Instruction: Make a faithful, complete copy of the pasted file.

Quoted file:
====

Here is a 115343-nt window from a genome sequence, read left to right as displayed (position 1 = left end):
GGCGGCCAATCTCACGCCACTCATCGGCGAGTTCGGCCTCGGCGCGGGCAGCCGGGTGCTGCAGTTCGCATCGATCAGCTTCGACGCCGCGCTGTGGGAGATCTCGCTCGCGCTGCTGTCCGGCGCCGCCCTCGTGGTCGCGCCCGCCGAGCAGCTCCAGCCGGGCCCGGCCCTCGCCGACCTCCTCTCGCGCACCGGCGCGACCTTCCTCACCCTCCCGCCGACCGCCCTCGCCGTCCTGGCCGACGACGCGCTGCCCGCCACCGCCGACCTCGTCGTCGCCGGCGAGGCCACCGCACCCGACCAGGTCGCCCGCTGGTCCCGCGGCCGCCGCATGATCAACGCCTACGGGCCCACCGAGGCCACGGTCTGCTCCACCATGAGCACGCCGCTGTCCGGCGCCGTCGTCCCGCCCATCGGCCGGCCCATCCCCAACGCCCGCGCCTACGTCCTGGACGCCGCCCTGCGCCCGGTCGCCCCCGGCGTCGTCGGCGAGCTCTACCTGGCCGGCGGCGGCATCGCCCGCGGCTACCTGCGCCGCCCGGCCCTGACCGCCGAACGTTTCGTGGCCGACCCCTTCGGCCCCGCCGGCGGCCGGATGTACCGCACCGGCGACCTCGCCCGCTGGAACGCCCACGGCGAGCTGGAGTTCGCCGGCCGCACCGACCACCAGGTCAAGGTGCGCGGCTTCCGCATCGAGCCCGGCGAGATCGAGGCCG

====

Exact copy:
Here is a 115343-nt window from a genome sequence, read left to right as displayed (position 1 = left end):
GGCGGCCAATCTCACGCCACTCATCGGCGAGTTCGGCCTCGGCGCGGGCAGCCGGGTGCTGCAGTTCGCATCGATCAGCTTCGACGCCGCGCTGTGGGAGATCTCGCTCGCGCTGCTGTCCGGCGCCGCCCTCGTGGTCGCGCCCGCCGAGCAGCTCCAGCCGGGCCCGGCCCTCGCCGACCTCCTCTCGCGCACCGGCGCGACCTTCCTCACCCTCCCGCCGACCGCCCTCGCCGTCCTGGCCGACGACGCGCTGCCCGCCACCGCCGACCTCGTCGTCGCCGGCGAGGCCACCGCACCCGACCAGGTCGCCCGCTGGTCCCGCGGCCGCCGCATGATCAACGCCTACGGGCCCACCGAGGCCACGGTCTGCTCCACCATGAGCACGCCGCTGTCCGGCGCCGTCGTCCCGCCCATCGGCCGGCCCATCCCCAACGCCCGCGCCTACGTCCTGGACGCCGCCCTGCGCCCGGTCGCCCCCGGCGTCGTCGGCGAGCTCTACCTGGCCGGCGGCGGCATCGCCCGCGGCTACCTGCGCCGCCCGGCCCTGACCGCCGAACGTTTCGTGGCCGACCCCTTCGGCCCCGCCGGCGGCCGGATGTACCGCACCGGCGACCTCGCCCGCTGGAACGCCCACGGCGAGCTGGAGTTCGCCGGCCGCACCGACCACCAGGTCAAGGTGCGCGGCTTCCGCATCGAGCCCGGCGAGATCGAGGCCG